Patio de las Doncellas – Corridor
The Patio de las Doncellas (Courtyard of the Maidens) is a rectangular courtyard with ornate corridors on all four sides. The image shows the ceiling of one of the corridors, and its location is section 3 in the Layout of the Pedro I Palace. Read: Pedro I Palace for more info.
Legend has it that the sultan of Cordoba demanded 100 virgins every year as a tribute from the Christian kings of the Iberian Peninsula. This courtyard owns its name to the maidens in the legend.
This courtyard resembles many open courtyards in the Alhambra and Generalife in Granada. For example, Court of the Myrtles in the Nasrid Palaces, Patio de la Acequia (Court of the Irrigation Canal) in the Generalife. This is because King Pedro I loved Moorish architecture and decoration and had a cordial relationship with the Nasrids, who sent master craftsmen to help build and decorate the palace.
As you can see, the wooden panel on the ceiling is exquisitely decorated with artwork containing gold inlaid shapes (medallions and polygons), with beautiful geometrical patterns interlaced around them. This beautiful piece of work is an excellent example of Mudéjar art, a style of decoration originated in Moorish Spain and is a fusion of Islamic and Christian art. Check the Mudéjar art on the ceiling of the entrance hall.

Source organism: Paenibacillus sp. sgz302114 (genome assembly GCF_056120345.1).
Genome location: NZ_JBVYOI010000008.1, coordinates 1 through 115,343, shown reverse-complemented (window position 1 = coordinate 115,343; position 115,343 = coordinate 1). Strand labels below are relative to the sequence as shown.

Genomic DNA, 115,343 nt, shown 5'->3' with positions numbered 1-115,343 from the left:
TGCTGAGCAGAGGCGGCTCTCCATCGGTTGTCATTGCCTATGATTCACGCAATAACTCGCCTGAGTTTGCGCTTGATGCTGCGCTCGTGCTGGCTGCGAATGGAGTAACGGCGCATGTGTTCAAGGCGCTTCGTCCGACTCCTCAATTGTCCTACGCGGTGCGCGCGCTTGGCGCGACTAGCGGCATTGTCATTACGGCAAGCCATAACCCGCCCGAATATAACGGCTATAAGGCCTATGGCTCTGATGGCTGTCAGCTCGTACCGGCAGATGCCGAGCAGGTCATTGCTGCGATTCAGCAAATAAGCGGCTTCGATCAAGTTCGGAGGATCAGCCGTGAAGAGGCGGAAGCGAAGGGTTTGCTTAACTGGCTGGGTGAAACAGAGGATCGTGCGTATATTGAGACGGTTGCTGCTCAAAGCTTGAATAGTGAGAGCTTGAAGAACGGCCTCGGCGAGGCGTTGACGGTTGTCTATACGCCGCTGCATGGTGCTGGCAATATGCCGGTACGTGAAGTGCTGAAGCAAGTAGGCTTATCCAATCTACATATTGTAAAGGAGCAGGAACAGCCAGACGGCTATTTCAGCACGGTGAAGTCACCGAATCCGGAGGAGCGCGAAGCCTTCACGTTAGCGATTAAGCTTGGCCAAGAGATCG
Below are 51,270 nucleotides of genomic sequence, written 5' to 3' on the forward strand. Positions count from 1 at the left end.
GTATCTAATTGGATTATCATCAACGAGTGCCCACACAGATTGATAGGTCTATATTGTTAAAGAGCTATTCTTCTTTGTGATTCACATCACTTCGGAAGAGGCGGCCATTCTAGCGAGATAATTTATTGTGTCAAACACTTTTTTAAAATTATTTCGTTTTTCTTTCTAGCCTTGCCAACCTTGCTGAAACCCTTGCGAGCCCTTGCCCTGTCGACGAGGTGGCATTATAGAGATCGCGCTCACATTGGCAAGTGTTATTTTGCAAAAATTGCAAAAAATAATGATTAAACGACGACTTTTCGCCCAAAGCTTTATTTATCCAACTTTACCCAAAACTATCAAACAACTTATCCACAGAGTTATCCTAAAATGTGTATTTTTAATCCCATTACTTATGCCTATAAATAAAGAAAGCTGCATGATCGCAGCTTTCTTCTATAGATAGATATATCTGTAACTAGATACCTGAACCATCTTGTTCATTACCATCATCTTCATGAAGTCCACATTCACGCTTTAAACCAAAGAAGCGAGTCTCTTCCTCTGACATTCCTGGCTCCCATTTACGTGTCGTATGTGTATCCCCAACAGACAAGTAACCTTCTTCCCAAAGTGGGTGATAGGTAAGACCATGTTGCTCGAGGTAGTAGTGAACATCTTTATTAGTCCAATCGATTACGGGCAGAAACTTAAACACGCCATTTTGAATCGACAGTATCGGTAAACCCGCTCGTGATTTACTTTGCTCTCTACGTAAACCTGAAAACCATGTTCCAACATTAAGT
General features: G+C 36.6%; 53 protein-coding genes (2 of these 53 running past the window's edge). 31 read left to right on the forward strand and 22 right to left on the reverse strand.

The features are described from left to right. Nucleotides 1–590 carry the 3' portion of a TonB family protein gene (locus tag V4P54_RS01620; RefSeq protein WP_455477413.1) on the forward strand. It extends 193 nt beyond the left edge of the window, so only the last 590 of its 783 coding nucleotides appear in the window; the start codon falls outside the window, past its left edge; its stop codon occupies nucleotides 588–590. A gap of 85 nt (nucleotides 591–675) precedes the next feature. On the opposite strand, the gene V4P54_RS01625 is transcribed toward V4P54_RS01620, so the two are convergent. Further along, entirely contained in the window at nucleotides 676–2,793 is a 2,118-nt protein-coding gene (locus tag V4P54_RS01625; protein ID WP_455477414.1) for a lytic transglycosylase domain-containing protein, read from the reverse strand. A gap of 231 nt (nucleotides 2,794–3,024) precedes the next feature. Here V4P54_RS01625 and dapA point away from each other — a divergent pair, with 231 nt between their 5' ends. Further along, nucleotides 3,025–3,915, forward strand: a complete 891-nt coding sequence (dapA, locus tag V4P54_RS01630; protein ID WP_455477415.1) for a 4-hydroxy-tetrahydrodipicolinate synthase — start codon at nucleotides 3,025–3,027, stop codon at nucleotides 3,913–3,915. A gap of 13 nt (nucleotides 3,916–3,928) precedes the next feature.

The courtyard was built by King Don Pedro (a.k.a Peter the Cruel) and the upper gallery was a later addition built by Charles V.
Seville Pages and Posts
– Real Alcázar of Seville: Pedro I Palace – A masterpiece of Mudéjar art and architecture
– Real Alcázar of Seville: Casa de Contratación (House of Trade)
– Seville Cathedral: An awe-inspiring architectural marvel
— Sala Capitular – The Chapter House of the Seville Cathedral
— Sacristía Mayor – The Main Sacristy of the Seville Cathedral
– La Giralda: A harmonious blend of Moorish and Renaissance architectural styles
– Las Setas of Seville – A modern artistic structure in a historical city
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